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The Concerns of Christians In Niger After Coup

The military coup in Niger has now entered its third week. Four days after the July 26 putsch, the 15-member Economic Community of West African States (ECOWAS) threatened military action if democratic rule was not restored within seven days.

Many people associate Christians with Westerners, and once again, we see the burning of French flags. So it’s raising alarm.


How do Christians fit into the social fabric of Niger?

They are a tiny minority: 1 percent of the population, against the 99. And though Niger is a secular country with freedom of religion protected by the constitution, Christians often face challenges. We have records of Nigeriens who have been denied scholarships to university because of their Christian names, for example. Catholic Christianity came in the 19th century with French colonialism, but the Protestant church was planted largely by American missionaries. The largest denomination—today’s Evangelical Church of Niger—stemmed from the work of SIM, coming up from Nigeria. .There is also a Baptist presence mainly in the western region. And in the 1980s, Pentecostal groups from various part of the world—France, the US, Nigeria, Burkina, and Ivory Coast—came to Niger, and created the Assemblies of God denomination, among others.

But by and large, Christians share the same poverty as everyone else.


What is your story of faith?

I was raised in the evangelical church. My parents went to a Christian school and eventually converted. My extended family includes Muslims and members of traditional religions, and we live in peace together.

In middle school, however, I became aware that I was different. Classmates asked, You are Nigerien, a Hausa, how can you be a Christian? I began to wonder if my faith was something wrong.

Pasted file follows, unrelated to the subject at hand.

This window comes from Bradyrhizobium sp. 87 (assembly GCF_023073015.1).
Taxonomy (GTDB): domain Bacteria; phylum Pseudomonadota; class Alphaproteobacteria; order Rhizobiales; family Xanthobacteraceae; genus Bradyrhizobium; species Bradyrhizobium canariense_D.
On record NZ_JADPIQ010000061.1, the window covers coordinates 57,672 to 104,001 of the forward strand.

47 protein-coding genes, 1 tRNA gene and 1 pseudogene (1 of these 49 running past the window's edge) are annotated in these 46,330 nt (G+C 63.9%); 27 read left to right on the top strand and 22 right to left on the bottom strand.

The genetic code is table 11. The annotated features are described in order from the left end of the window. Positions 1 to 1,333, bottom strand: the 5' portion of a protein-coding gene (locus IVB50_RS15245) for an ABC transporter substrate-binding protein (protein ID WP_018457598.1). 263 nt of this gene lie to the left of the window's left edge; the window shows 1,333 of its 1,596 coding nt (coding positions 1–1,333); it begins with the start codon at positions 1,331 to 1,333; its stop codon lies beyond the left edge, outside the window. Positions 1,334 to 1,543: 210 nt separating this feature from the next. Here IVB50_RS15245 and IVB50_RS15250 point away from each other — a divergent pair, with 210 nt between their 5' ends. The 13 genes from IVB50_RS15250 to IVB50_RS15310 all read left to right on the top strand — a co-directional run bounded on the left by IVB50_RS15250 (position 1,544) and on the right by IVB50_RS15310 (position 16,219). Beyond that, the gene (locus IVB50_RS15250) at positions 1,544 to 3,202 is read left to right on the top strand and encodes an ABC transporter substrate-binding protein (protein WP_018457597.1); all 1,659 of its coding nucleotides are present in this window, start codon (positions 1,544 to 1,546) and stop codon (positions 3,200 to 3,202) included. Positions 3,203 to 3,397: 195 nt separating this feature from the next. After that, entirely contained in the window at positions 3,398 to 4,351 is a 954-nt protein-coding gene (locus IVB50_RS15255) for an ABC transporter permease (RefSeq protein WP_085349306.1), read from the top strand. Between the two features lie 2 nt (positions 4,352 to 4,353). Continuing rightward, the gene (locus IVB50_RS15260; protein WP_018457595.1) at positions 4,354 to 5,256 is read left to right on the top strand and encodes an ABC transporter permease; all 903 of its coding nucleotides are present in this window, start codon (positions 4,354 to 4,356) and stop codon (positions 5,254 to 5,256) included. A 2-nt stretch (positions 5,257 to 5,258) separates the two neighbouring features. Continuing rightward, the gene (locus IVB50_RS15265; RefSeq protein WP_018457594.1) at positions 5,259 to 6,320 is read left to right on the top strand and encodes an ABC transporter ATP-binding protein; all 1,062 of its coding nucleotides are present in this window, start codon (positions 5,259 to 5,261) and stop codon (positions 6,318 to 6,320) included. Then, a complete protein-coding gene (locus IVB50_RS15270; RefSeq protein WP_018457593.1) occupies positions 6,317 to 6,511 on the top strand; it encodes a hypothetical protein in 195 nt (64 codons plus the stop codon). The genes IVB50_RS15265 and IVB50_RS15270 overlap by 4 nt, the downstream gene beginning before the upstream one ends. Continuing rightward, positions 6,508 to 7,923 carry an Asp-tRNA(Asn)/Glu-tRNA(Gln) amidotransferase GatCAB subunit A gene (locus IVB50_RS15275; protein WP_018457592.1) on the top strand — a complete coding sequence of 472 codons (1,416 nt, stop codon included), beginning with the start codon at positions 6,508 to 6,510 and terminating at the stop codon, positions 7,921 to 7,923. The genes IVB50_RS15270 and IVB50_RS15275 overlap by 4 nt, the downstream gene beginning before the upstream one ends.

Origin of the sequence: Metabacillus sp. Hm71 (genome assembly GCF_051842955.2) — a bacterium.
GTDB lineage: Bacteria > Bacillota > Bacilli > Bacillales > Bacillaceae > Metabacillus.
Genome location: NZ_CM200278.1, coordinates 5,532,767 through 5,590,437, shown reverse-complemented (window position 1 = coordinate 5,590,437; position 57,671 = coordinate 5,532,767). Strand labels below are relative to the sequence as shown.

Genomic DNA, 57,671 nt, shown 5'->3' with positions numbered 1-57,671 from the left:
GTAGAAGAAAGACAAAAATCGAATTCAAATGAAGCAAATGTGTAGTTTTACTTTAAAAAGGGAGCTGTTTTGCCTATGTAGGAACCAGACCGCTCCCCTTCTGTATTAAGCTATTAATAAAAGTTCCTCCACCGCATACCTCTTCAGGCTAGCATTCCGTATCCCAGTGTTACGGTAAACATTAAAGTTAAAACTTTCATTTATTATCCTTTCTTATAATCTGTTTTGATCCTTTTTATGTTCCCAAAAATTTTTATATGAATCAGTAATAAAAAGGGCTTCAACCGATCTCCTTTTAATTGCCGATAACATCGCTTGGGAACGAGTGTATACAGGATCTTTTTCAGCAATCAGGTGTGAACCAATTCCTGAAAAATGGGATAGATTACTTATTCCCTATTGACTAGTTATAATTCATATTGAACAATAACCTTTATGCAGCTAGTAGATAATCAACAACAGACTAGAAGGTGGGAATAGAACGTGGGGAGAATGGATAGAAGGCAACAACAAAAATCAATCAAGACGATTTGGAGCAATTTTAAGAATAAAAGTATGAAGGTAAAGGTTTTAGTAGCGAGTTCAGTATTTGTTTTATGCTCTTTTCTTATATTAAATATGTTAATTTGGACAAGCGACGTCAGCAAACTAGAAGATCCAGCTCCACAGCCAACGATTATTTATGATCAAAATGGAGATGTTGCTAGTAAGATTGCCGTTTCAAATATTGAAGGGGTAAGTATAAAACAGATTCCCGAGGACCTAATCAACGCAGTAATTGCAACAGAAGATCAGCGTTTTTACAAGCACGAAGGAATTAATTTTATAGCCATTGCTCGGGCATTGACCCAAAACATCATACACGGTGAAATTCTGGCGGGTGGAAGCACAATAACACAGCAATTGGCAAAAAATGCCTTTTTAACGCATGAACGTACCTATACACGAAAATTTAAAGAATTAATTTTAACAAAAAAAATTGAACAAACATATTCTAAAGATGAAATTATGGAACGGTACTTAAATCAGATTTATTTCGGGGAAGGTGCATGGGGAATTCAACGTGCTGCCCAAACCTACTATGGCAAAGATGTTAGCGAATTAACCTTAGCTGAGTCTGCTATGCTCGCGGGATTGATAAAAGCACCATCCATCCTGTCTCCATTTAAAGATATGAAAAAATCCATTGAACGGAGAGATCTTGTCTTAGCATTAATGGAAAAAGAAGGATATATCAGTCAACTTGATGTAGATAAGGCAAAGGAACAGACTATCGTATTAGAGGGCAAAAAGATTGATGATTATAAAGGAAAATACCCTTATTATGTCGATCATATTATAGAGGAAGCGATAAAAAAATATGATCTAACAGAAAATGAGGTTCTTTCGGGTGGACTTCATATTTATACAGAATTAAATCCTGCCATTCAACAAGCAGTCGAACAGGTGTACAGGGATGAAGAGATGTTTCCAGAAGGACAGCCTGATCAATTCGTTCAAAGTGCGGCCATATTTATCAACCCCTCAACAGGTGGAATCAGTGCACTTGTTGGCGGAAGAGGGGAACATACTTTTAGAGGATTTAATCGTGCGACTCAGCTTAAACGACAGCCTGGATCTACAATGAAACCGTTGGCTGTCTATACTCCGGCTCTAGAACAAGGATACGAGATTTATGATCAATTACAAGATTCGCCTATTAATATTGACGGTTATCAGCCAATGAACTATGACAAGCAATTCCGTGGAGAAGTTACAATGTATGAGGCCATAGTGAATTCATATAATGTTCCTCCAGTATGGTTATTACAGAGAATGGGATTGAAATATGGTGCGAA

But by high school, I had developed strong convictions not only to defend my faith but to challenge others. My friends called me “the pope,” after John Paul II, because I was not afraid to face a crowd. One needs to be strong to be a Christian in Niger, and when I reflect upon my current position as an advocate, this is probably how it started.


What is next for Nigerien Christians?

We don’t know—the context is very fragile. But just as I said our nation is in better shape than our neighbours, so also the situation of Christians has been improving. After 2015, the government reacted against the riots to strengthen religious relations, and the church joined in the successful national campaign to promote social cohesion. Today, Christians are present in the public sphere, employed in the civil service. We have the freedom to preach—even to hold large open meetings.

When I last lived in Niger, I was the national leader of our youth fellowship, and we organized summer camps in churches and our Protestant schools. But today the camps take place in public settings with high officials in attendance, and are broadcast by public TV and radio services.

The military coup is a setback. But so far there are no indications of rhetoric against Christians. We fear instability and are praying for peace. God willing, this period of uncertainty will come to an end.



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